“Let’s knock a hole here and make a doorway.” Ushio knocked on the wall. “That way we can come and go as we want, and on paper, we would be living at different addresses. It shouldn’t be a problem, right?”
“But you have visitors to your place sometimes.”
“When that happens, we can move a bookshelf or something to cover it up. We can make it like the shelves at a library and put it on a rail with casters. If we do that, then we don’t need to buy another fridge or washing machine…”
“And there comes the true reason for all of this.”
“So? What do you think? Right now we can add shelves to the walls or whatever you want.”
With Ushio asking for Kei’s opinion again, Kei had pretty much made up his mind, but it annoyed him a little about it so instead he puffed out his chest and said, “I’ll decide after I see it.”
The apartment next door was renovated in the exact same way. Ushio had picked out everything for the kitchen and bathroom to his own specific tastes, but Kei didn’t have any preferences either way, so he didn’t care. The Prince was far too busy to be flipping through home improvement catalogs.
The ivory-colored wallpaper was peeling in areas, so Kei asked, “We can change the wallpaper, right?”
“Sure, I’ll change it for you. Which do you prefer: TV static or color bars?”
“I’ll end up losing my damn mind.”
Since they were putting up new wallpaper anyway, Kei started peeling back one of the loosened edges.
Oh, this is pretty fun.
It reminded him of the postcards that could be peeled back to reveal extra information and advertisements.
Ushio said, exasperated, “What are you, a child?” but he started planning the secret entryway between their two apartments.
Kei crouched down and tugged hard at the piece of wallpaper that had loosened by his feet.
“—Oi!” Kei shouted and turned around in surprise.
“What, did you find human remains?”
Ushio walked over to Kei, his face puzzled since Kei hadn’t responded to his joke. He crouched down next to Kei and immediately caught his breath.
There were handprints on the wall. They were considerably faded, but there were three of them there—a tiny one, a normal one, and a larger one. A child, a mother, and a father. The paint was a beautiful, early morning sky blue, just like the color of the sky outside.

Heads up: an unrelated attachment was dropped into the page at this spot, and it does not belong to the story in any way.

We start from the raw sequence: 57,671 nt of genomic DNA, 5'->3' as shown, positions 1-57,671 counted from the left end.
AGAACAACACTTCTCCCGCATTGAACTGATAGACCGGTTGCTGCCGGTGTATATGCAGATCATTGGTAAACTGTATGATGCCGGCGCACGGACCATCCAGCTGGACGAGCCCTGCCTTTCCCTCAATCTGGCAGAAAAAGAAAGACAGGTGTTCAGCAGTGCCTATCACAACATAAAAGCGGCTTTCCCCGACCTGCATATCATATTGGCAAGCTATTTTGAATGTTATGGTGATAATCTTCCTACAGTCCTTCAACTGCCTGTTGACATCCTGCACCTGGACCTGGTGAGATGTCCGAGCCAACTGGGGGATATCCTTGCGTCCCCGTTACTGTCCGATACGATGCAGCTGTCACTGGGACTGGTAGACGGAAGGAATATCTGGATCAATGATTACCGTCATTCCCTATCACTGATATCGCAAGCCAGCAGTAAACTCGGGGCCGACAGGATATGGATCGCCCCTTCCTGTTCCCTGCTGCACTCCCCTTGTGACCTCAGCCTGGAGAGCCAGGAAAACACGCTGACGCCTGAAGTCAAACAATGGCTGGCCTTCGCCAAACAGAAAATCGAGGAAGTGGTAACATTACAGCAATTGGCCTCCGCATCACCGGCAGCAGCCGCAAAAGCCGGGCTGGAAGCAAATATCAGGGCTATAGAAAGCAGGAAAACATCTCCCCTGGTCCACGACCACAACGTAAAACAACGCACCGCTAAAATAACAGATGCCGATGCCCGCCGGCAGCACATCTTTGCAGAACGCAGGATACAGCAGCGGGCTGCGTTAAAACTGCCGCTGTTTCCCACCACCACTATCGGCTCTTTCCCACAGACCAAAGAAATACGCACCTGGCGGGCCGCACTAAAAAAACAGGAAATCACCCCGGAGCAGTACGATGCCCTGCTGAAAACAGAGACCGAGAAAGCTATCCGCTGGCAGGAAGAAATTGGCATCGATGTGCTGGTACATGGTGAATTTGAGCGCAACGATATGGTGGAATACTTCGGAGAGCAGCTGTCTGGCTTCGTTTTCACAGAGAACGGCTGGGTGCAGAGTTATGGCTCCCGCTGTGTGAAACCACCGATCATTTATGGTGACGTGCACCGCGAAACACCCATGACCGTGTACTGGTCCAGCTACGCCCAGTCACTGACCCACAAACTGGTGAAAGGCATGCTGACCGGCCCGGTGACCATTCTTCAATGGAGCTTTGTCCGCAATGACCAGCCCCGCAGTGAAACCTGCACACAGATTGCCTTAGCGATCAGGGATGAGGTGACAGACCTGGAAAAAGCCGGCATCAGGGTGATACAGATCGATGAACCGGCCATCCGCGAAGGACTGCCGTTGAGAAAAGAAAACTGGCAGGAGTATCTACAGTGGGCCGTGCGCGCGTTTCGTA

The handprints were placed fairly low on the wall. Likely the child had toddled over and put their hand there first. Maybe the family had been remodeling and the child got their hands in the paint.
There were letters next to the handprints, like a signature for an artwork—U, H and H.
“…Hana,” Ushio whispered. “That was my mother’s name.”
Ushio, Hana, and Homare.
Ushio didn’t remember what had happened at the time, and Kei, of course, had no idea. But a toddler Ushio had left his prints on the wall, and his parents hadn’t been upset and instead commemorated it like a keepsake, stamping their own handprints next to it—smiling and believing that those days would continue. They probably also thought there was no harm in leaving it like that.
Ushio gently touched the wall, and then he pulled back and stared down at his hand that was now fully grown. He was probably thinking all sorts of things to himself. About when he had lived here in this apartment with parents. About his mother who loved this apartment. About his father who had left this apartment to his grandmother after his mother died. About his grandmother who passed this apartment to him. About all the things he could understand and all the things that he couldn’t.
Kei placed his hand on top of the defenseless-looking palm of Ushio’s hand. Tears fell from Ushio’s face onto the back of Kei’s hand. The morning sun basked the empty, curtainless apartment in pure white.
There was nothing here but the two of them, holding hands, as they sat in the light of a brand-new beginning.
—–Translated by daydrop. Please read on the original site at daydrop.nowaki.net.